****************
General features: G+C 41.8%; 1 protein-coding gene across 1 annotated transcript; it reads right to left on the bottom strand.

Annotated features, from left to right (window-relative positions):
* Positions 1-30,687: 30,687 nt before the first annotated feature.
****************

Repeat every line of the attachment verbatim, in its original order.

General features: G+C 41.8%; 1 protein-coding gene across 1 annotated transcript; it reads right to left on the bottom strand.

Annotated features, from left to right (window-relative positions):
* Positions 1-30,687: 30,687 nt before the first annotated feature.